July 27, 2012

Q&A: Correlation Of Chest Examination Findings and Chest Xray

The patient's history determines the scope and intensity of the chest examination. When the history elicits suspicion of the presence of a chest problem, the physical examination of the thorax must be expanded beyond a minimal screening examination to determine the nature of the problem so that a diagnosis can be made.

This article is for Medical Students & Professionals
This is a Question & Answer revision article designed for medical students and professionals preparing for the PLAB, MRCP or USMLE examinations. They are based on actual questions from these examinations. You may find the Chest & Lung articles more useful, or one of our many articles on Diseases & Conditions, Medical Syndromes, Health & Wellness or Home Remedies.
In this article:
Component of chest exam
MCQ: clinical scenario
MCQ: answer
MCQ: explanation

Component of chest exam

The pulmonary examination consists of inspection, palpation, percussion, and auscultation. The inspection process initiates and continues throughout the patient encounter. Palpation, confirmed by percussion, assesses for tenderness and degree of chest expansion. Auscultation, a more sensitive process, confirms earlier findings and may help to identify specific pathologic processes not previously recognized.

MCQ: clinical scenario

A 50 year old woman visits a general practitioner because of a feeling of breathlessness (dyspnoea), especially on climbing the stairs to her house. She has never smoked in her life. On examination, the physician finds a central cyanosis, and the following is a photo of her hands.

On auscultation of her lungs, crepitations are heard bilaterally over the lower zones posteriorly, and there is increased tactile vocal fremitus. A chest X-ray is requested. The most likely finding on this Chest X-Ray is:

a) Consolidation
b) Pneumothorax
c) Pleural effusion
d) Coin lesion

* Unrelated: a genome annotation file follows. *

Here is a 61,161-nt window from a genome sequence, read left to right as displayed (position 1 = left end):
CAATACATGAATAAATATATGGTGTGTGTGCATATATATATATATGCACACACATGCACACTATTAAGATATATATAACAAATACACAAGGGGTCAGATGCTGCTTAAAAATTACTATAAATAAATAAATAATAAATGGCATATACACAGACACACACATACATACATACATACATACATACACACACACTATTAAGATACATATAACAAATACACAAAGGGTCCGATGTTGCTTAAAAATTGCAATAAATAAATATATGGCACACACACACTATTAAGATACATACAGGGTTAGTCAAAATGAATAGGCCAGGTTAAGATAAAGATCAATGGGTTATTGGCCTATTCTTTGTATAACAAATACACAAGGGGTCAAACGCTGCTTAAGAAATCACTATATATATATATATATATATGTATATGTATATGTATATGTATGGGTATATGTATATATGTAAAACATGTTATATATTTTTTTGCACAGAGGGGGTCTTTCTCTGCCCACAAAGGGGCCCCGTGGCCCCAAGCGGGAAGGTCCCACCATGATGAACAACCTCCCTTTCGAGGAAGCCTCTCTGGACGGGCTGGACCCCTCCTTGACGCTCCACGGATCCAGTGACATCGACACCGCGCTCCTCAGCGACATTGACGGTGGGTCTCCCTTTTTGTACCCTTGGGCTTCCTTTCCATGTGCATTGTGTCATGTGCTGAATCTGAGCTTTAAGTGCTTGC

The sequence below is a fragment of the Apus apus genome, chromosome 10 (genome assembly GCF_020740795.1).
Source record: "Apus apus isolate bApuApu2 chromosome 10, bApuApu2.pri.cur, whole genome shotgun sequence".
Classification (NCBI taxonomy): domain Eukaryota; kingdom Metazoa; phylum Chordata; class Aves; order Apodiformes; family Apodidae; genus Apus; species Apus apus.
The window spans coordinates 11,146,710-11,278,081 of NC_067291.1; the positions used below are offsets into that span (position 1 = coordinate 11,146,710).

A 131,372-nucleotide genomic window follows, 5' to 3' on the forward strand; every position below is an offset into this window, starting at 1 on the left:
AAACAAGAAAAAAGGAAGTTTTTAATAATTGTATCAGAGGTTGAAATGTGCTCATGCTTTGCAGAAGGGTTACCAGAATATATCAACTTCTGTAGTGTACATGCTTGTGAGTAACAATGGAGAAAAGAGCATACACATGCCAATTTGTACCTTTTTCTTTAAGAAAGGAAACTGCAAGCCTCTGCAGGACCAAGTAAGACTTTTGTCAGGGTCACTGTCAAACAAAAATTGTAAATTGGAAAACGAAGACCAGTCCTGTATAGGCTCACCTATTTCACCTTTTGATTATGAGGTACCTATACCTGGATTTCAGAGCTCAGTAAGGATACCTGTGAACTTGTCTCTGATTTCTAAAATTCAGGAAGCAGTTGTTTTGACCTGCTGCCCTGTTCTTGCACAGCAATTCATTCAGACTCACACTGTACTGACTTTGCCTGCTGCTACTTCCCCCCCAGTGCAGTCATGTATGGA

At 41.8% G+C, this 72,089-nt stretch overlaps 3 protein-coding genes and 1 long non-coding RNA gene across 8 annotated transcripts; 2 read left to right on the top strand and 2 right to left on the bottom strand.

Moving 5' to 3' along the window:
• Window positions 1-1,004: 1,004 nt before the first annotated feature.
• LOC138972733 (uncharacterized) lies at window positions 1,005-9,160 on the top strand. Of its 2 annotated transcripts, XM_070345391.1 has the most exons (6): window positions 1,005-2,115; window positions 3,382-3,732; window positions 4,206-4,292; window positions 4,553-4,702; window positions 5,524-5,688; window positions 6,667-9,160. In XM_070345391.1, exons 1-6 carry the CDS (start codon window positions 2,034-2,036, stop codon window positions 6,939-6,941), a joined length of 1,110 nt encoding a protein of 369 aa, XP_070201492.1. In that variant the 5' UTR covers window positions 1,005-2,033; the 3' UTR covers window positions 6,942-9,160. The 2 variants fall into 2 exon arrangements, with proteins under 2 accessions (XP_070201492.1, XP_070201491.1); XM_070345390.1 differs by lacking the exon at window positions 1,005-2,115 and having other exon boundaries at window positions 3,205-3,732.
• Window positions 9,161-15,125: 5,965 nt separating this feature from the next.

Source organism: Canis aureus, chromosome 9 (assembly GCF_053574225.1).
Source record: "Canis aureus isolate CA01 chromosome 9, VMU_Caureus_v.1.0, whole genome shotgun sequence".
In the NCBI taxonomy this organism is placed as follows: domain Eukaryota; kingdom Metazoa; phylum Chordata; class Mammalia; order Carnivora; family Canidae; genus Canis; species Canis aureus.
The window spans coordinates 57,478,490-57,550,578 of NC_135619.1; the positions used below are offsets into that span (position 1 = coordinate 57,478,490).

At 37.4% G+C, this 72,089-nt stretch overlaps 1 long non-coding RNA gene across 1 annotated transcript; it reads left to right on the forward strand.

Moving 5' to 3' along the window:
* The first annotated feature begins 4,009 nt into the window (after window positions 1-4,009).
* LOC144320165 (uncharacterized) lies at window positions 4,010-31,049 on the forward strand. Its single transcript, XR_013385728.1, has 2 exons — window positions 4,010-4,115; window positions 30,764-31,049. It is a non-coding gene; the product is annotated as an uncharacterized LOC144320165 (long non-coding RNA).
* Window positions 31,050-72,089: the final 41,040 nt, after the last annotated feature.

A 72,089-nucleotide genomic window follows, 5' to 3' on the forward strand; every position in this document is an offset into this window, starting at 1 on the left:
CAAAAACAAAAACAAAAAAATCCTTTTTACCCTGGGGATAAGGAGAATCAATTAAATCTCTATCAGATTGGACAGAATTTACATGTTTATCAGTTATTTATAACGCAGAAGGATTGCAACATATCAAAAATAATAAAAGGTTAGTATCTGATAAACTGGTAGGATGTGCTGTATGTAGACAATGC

e) Emphysema

MCQ questions & answers on medicalnotes.info

MCQ: answer

The correct answer is A

MCQ: explanation

In this case the woman was diagnosed as having fibrosing alveolitis. Fibrosing alveolitis is a group of diseases of the lower respiratory tract that leads to the loss of the functional alveolar units and a limit in the transfer of oxygen from air to blood. There is widespread inflammation and deposition of scar tissue within the lung tissue. Gross clubbing of the fingers & toes occurs in fibrosing alveolitis.

Smoking increases the risk. People over 40 years old are affected more frequently. The incidence is 1 out of 1000 people. The cause is unknown. Currently, researchers believe that it may result from either an autoimmune disorder, a condition in which the body's immune system attacks its own tissues, or the after-effects of an infection, most likely a virus. A series of events takes place in which the inflammation occurs in the lungs and, eventually, the fibrosis processes become uncontrollable.

Increased vocal fremitus is due to scarred, consolidated lung. Vocal fremitus decreases when the bronchi are obstructed, and it is totally absent, when the lung is separated from the chest wall by pleural effusion or pneumothorax.

1). Peter G Tuteur. Chapter 46: Chest Examination. Clinical Methods: The History, Physical, and Laboratory Examinations. 3rd edition. Walker HK, Hall WD, Hurst JW, editors. Boston: Butterworths; 1990. Bookshelf ID: NBK368PMID: 21250209

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